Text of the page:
Why did the prospect cross the road?Article added by Rodney Ballance on May 1, 2014
Rodney Ballance

Rodney Ballance

Branson, MO

Joined: September 22, 2011

What now seems like a lifetime ago, when I was a young man just back from my time in the military, a long-time family friend named Bill Swindell approached me about buying life insurance. His approach was caring and thoughtful, but he was talking about life insurance. I was like most young people; 10 feet tall and bulletproof. The last thing on my mind was death.

Every time I’d see Bill, he’d ask me about making an appointment to discuss how life insurance could take care of my financial future. He would even tell me, "If you start a plan now, you could have over a million dollars by the time you’re 55." His words haunt me now that I’ve reached that age.

I got to the point where I would literally cross the street if I saw Bill coming. I remember ducking into the hardware store one day when I saw him walking toward me. Hiding behind the nail bin, I just hoped he wouldn’t see me. Looking back, I regret going to such lengths to avoid hearing what he had to say, but I know for a fact that I’m not the only person who feels that way.

Looking back on my career, I hate what I did to Bill and the fact I never bought anything from him. Has anything like this ever happened to you? Either as a prospect or as an agent, have you ever avoided or been avoided? If you’re like most of us, you have to answer "yes." With that in mind, let’s ask, "Why did the prospect cross the road?"

Don’t tell me what I should do!

Be honest. Isn’t this the way most of us feel about almost anything in our life? How can someone else know what my desires or ambitions are, before I share those thoughts with them? Approaching someone with a solution to a problem they don’t even know they have is like wearing a big radioactive hazard sign on your chest. People will avoid you at all costs.

If you’re wondering why it’s so hard to get an appointment, take a close look at what you’re saying to the prospects. Sales people with a limited range of products to sell will almost always lead off with how great their product is, even if the prospect isn’t at all interested in that product. I believe this is the most popular reason prospects cross the road.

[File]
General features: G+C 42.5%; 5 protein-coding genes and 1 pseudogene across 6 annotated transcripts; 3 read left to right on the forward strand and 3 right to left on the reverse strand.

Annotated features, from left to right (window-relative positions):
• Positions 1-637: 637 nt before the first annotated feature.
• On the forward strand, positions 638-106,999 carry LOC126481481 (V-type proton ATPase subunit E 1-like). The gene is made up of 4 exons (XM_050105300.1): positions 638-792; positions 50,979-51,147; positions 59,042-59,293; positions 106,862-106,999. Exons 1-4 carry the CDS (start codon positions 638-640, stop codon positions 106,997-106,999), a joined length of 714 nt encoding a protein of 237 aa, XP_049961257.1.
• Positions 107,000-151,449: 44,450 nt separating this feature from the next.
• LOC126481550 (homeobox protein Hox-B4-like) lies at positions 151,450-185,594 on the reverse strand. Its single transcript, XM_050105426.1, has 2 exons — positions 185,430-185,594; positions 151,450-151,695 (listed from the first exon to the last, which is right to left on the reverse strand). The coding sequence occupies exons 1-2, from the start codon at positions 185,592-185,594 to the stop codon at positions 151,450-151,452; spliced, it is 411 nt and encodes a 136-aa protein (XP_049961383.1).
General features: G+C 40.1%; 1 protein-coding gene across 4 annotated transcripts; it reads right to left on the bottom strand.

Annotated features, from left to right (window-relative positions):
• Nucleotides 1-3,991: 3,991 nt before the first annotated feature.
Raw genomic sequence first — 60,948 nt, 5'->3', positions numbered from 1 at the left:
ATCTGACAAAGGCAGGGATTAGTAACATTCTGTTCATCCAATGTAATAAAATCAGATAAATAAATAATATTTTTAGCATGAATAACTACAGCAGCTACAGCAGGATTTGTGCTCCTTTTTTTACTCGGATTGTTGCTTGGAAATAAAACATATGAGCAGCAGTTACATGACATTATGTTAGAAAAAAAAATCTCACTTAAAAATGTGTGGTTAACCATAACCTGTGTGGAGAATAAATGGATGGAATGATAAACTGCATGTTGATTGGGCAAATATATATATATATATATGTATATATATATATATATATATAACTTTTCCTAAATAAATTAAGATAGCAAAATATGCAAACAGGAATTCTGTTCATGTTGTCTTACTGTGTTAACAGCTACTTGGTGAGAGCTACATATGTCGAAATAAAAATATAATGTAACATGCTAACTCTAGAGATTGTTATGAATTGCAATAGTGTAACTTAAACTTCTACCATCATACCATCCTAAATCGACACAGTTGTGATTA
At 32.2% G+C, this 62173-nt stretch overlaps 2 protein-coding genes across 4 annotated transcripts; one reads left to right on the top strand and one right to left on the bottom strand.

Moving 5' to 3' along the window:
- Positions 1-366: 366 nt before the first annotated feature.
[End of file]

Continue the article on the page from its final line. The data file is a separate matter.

What is he selling now?

I’m sure you've known life insurance agents who jump from one idea to another, just because they fall for the hype of the company pushing a specific "solution." Some agents go through their list of family and friends with one type of insurance or another, and exhaust their potential for new business. By the way, this is because they don’t know how to prospect.

Out of desperation, the agent responds to an email from someone pushing another niche market product, and they go through their list all over again with a renewed excitement for this product. Some of the existing clients buy because they like the agent, but naturally, there are fewer purchases than the first time around. Eventually, the agent burns these clients out, and they start to cross the road when they see him or her coming, because they’re afraid of what the next sales pitch will be.
I’m not in the market for insurance

No one wants to be sold anything that we’re not already thinking about buying. If you’re not in the market for a new set of tires for your car, advertisements on the radio or a flyer on your windshield at the grocery store are more of an aggravation than an attraction.

Why would we, as insurance professionals, try to drive a square peg into a round hole every time we get close to a new peg? Sooner or later, the pegs will get tired of your attempts to push them into something, and start avoiding you all together. The biggest problem here is that they will tell everyone they know about your sales tactics, and they, too, will cross the road every time they see you coming.

This guy is pressured to sell me something

We’ve all been there. It’s Friday afternoon and I’m on the last appointment of the week with way too few sales. This appointment is our last chance to earn enough money for groceries. I’m stressed to the max, and I’m trying not to let it show.

It doesn’t matter how hard you try to keep those emotions bottled up, the people sitting across the table from you will pick up on it faster than a dog can smell a steak cooking on the grill. They sense that you’re trying hard to sell them, which only serves to push them away. You’re branded as a “high pressure salesperson,” and they will cross the road every time they see you coming.

The only solution to this problem is listening

As humans, and especially as financial professionals, we must train ourselves to listen to the concerns people have before we try to offer a solution to them. If you walked into a doctor’s office with a sore throat, and before you could say what was wrong he recommended an x-ray of your arm, would you have much confidence in that doctor?

Unfortunately, we’re recommending strategies and products without first hearing the patient’s complaint. We will never fix their problems if they don’t first recognize they have a problem, and then trust that you can offer a viable solution to their personal and specific issue or concern.

I’ve been blessed with a successful career as a life insurance professional because I was taught early to ask questions and actively listen to people. I’ll write more on active listening in a later article.

For now, though, please try to help people stay on your side of the road. You would hate to be the reason someone got hit by a car crossing the street just to avoid hearing your latest sales pitch. On the other hand, some other agent would probably thank you, because a close encounter with death will definitely get them thinking about life insurance. Then they’ll call someone who is happy to listen.
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